30,000 Reservists Go Home, 55,000 Stay as Fighting Ends

IDF chief blames Hamas leaders for devastation in the Gaza Strip.

Gili Cohen
Gili Cohen
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Israeli soldiers walk in a field after returning to Israel from Gaza, August 5, 2014.
Israeli soldiers walk in a field after returning to Israel from Gaza, August 5, 2014.Credit: Reuters
Gili Cohen
Gili Cohen

Some 30,000 reserve soldiers were discharged at the end of Israel's conflict with Hamas and 55,000 remain mobilized, mainly for security assignments along the borders, the area adjoining Gaza, the West Bank and the north, military sources said Wednesday.

Separately, the Home Front Command on Wednesday lifted the restrictions imposed during the fighting in the Gaza Strip and announced a nationwide return to routine.

The Home Front said studies, summer camps and large gatherings were no longer restricted, but “with the sound of a siren or an explosion, [people] must enter the protected space within the time allotted for each region.”

IDF officers say the current cease-fire will lead to some arrangement to maintain security in the south. They said Hamas will probably ask to preserve the calm because of the difficult situation in the Gaza Strip.

Chief of Staff Benny Gantz, speaking to journalists for the first time since the fighting began, on Wednesday blamed Hamas leaders for the “devastating” outcome of the fighting in the Gaza Strip because the group fired at Israel from populated areas.

The IDF destroyed Hamas’s strategic ability to develop and manufacture rockets and use underground tunnels, and it damaged the group's command structure, Gantz said.

“Hamas has suffered a very serious blow in all areas,” he said. “Its commanders are sitting in bunkers and aren’t coming out. And if they do go out, they’ll see the extent of the damage caused to Hamas forces and, unfortunately, to the population in the Strip.”

As for Israeli troops, Gantz said, “Our forces are getting organized behind the lines and preparing for defense.”

“We have not for one moment forgotten our missions,” he said. “We did not hesitate to exert our strength as much as needed and to the utmost extent.”

Responding to criticism that intelligence officials were not always able to give soldiers the exact coordinates of the Hamas tunnels they were assigned to destroy, Gantz said Israeli intelligence is “exceptionally good” and got soldiers as close to the tunnel openings as possible. “Yes, it was necessary to improvise and innovate during fighting, in real time, but that’s how war is,” he said.

Gantz also said that “even though it sounds strange,” the army and the ministers worked in close cooperation, which provided in-depth strategic guidance for the military campaign.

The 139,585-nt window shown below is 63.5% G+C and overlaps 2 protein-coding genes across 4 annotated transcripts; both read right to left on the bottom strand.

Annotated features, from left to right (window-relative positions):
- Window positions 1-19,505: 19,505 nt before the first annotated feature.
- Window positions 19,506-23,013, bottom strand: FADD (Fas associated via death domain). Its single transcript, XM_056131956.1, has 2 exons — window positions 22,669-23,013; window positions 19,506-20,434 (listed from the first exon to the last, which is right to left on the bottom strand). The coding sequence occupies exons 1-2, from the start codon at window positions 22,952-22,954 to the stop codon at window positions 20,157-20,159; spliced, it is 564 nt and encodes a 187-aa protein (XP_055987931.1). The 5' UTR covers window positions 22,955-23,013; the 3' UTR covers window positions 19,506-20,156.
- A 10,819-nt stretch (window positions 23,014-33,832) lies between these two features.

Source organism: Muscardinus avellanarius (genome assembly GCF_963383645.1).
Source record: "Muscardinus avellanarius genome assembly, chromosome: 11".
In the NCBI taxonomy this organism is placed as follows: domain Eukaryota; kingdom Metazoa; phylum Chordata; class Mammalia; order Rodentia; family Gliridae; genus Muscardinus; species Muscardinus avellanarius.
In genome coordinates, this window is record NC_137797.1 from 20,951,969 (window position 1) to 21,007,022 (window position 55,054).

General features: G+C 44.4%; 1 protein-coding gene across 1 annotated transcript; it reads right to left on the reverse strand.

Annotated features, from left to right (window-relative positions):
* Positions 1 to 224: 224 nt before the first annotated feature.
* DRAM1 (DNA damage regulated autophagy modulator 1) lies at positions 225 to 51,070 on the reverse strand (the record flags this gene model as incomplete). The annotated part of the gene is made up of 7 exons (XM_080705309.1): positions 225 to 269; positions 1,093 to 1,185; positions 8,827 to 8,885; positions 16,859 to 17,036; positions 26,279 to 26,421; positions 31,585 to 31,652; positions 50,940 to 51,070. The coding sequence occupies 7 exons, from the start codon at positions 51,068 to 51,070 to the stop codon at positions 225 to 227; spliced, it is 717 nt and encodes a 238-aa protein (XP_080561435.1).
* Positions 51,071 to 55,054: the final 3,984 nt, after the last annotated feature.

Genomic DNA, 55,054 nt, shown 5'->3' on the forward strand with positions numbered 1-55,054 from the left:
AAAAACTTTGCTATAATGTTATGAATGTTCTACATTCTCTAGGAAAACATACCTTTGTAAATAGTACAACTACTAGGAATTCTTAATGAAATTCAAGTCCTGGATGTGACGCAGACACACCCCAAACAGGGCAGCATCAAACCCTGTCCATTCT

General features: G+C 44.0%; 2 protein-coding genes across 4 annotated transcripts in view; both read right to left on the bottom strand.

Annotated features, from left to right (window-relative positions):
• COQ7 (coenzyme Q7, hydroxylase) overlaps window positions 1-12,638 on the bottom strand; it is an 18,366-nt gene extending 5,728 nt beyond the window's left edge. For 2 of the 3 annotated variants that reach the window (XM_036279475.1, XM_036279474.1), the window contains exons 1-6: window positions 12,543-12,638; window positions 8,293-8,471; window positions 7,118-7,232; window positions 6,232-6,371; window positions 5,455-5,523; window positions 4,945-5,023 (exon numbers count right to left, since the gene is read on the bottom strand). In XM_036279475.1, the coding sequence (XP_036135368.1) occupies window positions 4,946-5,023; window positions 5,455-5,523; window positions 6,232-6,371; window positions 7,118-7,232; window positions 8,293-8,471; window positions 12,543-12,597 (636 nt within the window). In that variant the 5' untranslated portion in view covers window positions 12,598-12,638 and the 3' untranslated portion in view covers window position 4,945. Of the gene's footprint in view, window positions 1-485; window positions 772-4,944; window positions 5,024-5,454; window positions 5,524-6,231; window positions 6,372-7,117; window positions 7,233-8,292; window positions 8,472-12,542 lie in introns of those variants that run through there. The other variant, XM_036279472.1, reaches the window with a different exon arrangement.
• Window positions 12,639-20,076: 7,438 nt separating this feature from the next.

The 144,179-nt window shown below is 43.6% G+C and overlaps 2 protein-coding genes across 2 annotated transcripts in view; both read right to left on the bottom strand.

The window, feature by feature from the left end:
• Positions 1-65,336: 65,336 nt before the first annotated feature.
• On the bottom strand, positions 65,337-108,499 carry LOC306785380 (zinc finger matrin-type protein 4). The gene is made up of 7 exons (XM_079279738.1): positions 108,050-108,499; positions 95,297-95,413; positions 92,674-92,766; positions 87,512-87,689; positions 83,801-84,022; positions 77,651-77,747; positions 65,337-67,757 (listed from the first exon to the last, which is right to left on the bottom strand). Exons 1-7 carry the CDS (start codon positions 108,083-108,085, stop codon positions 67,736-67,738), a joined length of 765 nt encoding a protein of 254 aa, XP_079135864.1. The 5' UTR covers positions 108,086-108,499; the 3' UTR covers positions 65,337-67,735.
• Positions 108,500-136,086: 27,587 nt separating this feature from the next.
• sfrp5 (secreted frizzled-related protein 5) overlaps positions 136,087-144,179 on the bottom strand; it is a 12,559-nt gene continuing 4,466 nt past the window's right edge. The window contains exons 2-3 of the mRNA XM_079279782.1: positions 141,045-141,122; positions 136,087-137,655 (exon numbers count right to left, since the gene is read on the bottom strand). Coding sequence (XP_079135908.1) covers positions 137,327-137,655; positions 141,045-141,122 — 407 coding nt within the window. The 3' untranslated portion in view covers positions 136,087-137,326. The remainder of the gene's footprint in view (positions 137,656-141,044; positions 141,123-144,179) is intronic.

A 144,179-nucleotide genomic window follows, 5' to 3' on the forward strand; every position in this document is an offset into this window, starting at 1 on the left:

Gantz called on the residents of the communities adjoining Gaza to return home, “work your fields, return to live your life as you did when it was calm here before. It will be even calmer later. The IDF isn’t going anywhere.”

A number of combatant units remain posted in various places around the Gaza Strip, and Iron Dome batteries and their teams remain on alert.

“As far as we’re concerned there’s no cease-fire, the battery is ready and will remain that way for a long time,” said Major Shay Kobninsky, commander of the Iron Dome battery in the Dan Region.

Kobninsky, whose battery intercepted more than 25 rockets, said it was complicated to operate Iron Dome in the densely populated and highly built-up Dan Region.

“I’m not sure this operation is over,” he said.

“We work closely and in coordination with the Airports Authority and make sure civil aviation is safe. We learned from the Yehud incident, but ultimately nothing hit the airport, not even a splinter of shrapnel,” he said. “Aviation safety was not compromised at any time.”

An air force officer said the airport was safe all the time and the decision of several airlines not to fly to Israel due to the danger from rockets had nothing to do with aviation safety.

He called the safety at Ben-Gurion Airport “much higher than in New York, Los Angeles and certainly in the Ukraine.”

The Israel Air Force is examining the aerial-defense activity during the fighting in the Gaza Strip. Some officers estimate Iron Dome’s interception success rate at 85 percent to 87 percent.

“Since Operation Pillar of Defense we’ve learned many lessons and the results prove it, as do the preparations for this event," Kobninsky said.

“We’re now looking to the north, where we’ll have to face bigger challenges. Clearly, in view of the quantities of rockets fired at the north, some will hit the ground,” he said.

The IDF is currently assessing the cost of the fighting in Gaza, which is estimated at billions of shekels. The army is also formulating its opinion on the fighting’s definition a war or another operation, or round of fighting. The official definition will be determined by a state commission.

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